Five years of singing

On March 9, I looked in the mirror and saw his eyes looking back at me.  I’d never noticed before how much my eyes are like his. It hurt me to see his eyes looking back at me and know they’re only mine.  His eyes won’t see me anymore. A girl loves for her dad to see her. He saw each of my children. But not two of my nephews.  

Why does the pressure still rise from my throat to my ears and spill out these strange eyes that sometimes feel more his than mine?  It’s been five years. But these five years, he could’ve been part of my life. I needed him when our house caught fire and we had to rebuild the whole thing.  I needed him to know that I would do what was best. It wasn’t that he had all these important words of advice all the time. It was that he really did think we were going to make the best choices.  And when we made bad choices as teenagers, the look of surprised betrayal clouded his sky-colored eyes and he furrowed his brow.  

I need him to trust me with the choices we’ve recently made to change our career.  It’s a risky move, full of sacrifice and emotional turmoil, but also I know he would understand, and he wouldn’t question it.  Being dead, he can’t trust me anymore. Too many times I earned his distrust but he gave it away. He turned in his proof of being right all the time.  He walked away empty-handed, again expecting the best from me.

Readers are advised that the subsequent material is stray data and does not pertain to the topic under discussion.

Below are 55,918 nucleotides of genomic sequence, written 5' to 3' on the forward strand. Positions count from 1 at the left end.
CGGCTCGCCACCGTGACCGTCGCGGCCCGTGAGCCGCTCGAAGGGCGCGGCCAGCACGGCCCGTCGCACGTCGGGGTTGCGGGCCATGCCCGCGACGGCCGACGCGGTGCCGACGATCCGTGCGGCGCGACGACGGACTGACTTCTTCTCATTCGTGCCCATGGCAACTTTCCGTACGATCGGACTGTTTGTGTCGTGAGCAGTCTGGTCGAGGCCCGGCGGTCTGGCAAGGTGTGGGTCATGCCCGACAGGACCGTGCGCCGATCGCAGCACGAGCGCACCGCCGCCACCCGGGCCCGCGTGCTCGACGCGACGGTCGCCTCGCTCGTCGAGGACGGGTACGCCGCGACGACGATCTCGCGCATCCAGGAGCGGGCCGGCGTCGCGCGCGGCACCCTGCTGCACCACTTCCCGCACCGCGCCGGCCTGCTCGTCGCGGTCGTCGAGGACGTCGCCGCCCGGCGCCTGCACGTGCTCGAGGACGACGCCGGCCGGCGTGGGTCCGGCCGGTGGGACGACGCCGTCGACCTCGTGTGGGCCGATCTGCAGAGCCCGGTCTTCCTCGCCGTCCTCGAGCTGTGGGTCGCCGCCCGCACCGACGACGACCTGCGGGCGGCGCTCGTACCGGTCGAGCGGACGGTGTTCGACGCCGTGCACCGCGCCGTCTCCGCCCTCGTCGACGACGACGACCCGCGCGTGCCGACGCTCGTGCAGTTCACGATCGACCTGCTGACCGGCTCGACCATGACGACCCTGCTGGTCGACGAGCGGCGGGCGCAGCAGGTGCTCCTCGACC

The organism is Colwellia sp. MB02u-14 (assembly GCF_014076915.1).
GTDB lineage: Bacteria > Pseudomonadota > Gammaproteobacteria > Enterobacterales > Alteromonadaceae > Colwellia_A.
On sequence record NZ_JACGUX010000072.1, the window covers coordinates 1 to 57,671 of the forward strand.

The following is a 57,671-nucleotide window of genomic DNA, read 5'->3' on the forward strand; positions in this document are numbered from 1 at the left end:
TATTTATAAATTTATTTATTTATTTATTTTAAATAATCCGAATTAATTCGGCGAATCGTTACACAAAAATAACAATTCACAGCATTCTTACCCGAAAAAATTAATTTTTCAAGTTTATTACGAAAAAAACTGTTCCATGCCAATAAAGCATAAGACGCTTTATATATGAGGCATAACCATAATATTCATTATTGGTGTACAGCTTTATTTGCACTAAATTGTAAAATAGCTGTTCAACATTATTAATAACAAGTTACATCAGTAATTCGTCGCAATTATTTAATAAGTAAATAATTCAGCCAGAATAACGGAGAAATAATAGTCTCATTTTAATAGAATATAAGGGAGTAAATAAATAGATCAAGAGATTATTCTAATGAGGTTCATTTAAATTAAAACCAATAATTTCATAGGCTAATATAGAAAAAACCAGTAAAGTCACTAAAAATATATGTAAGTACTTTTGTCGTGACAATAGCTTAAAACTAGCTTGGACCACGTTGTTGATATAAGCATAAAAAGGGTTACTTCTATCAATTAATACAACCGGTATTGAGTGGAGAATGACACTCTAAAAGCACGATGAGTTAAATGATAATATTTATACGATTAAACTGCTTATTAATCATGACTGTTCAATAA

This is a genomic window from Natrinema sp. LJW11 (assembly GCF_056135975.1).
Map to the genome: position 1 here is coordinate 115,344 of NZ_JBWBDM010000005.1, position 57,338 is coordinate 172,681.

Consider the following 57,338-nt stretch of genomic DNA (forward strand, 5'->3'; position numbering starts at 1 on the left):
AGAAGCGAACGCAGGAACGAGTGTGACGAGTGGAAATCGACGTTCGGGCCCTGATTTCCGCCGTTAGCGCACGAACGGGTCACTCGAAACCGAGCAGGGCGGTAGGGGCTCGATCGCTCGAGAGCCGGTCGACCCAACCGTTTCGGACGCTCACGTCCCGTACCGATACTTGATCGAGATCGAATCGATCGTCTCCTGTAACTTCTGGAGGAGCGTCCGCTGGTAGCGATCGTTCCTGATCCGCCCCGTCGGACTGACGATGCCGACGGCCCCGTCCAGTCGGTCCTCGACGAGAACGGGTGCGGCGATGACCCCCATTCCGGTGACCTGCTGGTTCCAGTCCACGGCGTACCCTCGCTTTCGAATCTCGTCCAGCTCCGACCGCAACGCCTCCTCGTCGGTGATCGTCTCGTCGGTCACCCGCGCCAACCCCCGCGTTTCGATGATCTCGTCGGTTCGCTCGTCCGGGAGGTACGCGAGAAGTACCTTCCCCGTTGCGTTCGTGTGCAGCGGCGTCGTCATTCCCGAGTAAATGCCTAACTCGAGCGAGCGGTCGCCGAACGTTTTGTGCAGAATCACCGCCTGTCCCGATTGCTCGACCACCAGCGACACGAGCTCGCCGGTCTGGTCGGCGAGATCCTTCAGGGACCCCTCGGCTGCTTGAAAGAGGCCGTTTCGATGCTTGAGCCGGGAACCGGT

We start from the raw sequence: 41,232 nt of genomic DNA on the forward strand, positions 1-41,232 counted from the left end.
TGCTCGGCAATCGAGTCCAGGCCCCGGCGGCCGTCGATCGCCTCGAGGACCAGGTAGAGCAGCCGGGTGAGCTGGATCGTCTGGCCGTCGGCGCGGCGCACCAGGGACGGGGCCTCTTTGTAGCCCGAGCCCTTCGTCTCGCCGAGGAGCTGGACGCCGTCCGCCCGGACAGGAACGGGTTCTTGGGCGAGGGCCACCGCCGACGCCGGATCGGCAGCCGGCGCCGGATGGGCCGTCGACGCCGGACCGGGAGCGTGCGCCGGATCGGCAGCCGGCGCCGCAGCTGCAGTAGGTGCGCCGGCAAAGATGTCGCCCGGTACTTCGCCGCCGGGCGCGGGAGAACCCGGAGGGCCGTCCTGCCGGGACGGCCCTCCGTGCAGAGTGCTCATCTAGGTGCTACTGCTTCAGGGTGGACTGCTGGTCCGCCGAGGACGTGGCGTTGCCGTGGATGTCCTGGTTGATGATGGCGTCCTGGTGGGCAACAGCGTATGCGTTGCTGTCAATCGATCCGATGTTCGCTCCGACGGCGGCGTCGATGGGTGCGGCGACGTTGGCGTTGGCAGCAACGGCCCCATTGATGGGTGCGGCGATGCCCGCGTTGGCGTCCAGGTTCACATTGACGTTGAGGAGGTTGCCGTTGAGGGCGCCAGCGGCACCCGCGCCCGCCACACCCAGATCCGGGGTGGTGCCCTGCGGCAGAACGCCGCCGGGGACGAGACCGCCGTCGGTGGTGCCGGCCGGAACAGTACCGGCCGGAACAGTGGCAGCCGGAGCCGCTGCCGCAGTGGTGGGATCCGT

I really don’t think he expected anything unreasonable.  But I have so wanted to surprise him with good. Possibly I want to deserve his expectations.  

The way I’m describing him, it sounds like he was an idealist.  And I guess he was an idealist in the sense that he was driven by ideals.  But he was painstakingly pragmatic. He believed in eternity, and he staked all his pains on practically influencing that reality.  He believed in eternity like he believed in old age. Though we can’t see it yet, it’s coming. He believed in eternity like he believed in a lake we were visiting for the first time.  Having mapped it out and planned our trip with airtight detail, there was no doubt that the mass of blue on the map was going to equate to a peaceful body of water in real life. My childhood was charted with the confidence that he wouldn’t mess up something important like that.